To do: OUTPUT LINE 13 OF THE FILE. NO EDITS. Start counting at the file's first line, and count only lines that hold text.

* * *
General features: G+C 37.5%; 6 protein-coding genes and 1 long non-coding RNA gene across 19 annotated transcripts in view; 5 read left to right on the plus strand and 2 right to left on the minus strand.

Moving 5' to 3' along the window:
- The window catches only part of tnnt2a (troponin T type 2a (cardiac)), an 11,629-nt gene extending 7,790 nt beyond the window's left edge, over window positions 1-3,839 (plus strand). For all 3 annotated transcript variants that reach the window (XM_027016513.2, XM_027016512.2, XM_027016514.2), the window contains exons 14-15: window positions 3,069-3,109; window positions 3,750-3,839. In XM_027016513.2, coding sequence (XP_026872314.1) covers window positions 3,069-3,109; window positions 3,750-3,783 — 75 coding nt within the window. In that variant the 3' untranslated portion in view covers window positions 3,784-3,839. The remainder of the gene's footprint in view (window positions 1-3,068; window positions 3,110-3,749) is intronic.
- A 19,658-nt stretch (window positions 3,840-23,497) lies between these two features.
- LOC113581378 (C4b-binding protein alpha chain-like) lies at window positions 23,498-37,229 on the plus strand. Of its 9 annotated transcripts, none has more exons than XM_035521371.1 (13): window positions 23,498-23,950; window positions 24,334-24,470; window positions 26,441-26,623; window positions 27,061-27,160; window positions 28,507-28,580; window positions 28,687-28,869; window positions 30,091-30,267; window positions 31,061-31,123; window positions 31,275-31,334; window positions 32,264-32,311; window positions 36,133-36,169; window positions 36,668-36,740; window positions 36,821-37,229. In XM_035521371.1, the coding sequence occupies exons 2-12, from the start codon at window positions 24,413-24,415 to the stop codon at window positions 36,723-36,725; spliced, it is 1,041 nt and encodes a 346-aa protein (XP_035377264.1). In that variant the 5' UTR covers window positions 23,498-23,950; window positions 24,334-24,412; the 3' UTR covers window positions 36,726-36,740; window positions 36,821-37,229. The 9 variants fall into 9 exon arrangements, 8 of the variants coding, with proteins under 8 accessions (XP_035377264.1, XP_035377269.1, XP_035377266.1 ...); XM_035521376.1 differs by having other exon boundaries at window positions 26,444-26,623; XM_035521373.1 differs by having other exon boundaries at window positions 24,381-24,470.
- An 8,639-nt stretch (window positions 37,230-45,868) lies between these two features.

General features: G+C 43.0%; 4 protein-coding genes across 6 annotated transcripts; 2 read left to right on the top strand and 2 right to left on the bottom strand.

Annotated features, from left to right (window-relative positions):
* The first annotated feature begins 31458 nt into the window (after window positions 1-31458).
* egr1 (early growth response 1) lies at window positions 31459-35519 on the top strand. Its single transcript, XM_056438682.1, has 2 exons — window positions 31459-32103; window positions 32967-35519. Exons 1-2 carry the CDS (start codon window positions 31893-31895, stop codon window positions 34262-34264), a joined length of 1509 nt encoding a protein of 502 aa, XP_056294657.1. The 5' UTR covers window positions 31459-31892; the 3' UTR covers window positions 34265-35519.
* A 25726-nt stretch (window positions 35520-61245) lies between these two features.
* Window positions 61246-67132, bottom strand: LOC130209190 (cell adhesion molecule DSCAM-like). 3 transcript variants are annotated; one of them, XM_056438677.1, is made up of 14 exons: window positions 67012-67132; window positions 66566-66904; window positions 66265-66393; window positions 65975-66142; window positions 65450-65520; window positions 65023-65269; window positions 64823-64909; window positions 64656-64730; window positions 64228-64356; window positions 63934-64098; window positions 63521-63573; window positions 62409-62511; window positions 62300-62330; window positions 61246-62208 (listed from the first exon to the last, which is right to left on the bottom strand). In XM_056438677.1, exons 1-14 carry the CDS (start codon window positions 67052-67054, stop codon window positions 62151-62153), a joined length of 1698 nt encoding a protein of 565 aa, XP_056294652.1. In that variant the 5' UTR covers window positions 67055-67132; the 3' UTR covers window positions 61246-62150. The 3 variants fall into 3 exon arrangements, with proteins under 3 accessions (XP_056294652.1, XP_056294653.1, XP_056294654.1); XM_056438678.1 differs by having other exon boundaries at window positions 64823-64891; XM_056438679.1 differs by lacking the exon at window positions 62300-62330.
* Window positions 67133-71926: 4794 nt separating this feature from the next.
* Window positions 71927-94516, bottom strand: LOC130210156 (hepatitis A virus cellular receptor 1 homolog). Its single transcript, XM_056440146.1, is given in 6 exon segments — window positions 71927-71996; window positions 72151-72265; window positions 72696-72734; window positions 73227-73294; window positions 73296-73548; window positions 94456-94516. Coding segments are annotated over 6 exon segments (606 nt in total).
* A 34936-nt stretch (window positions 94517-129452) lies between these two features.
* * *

* Window positions 67133-71926: 4794 nt separating this feature from the next.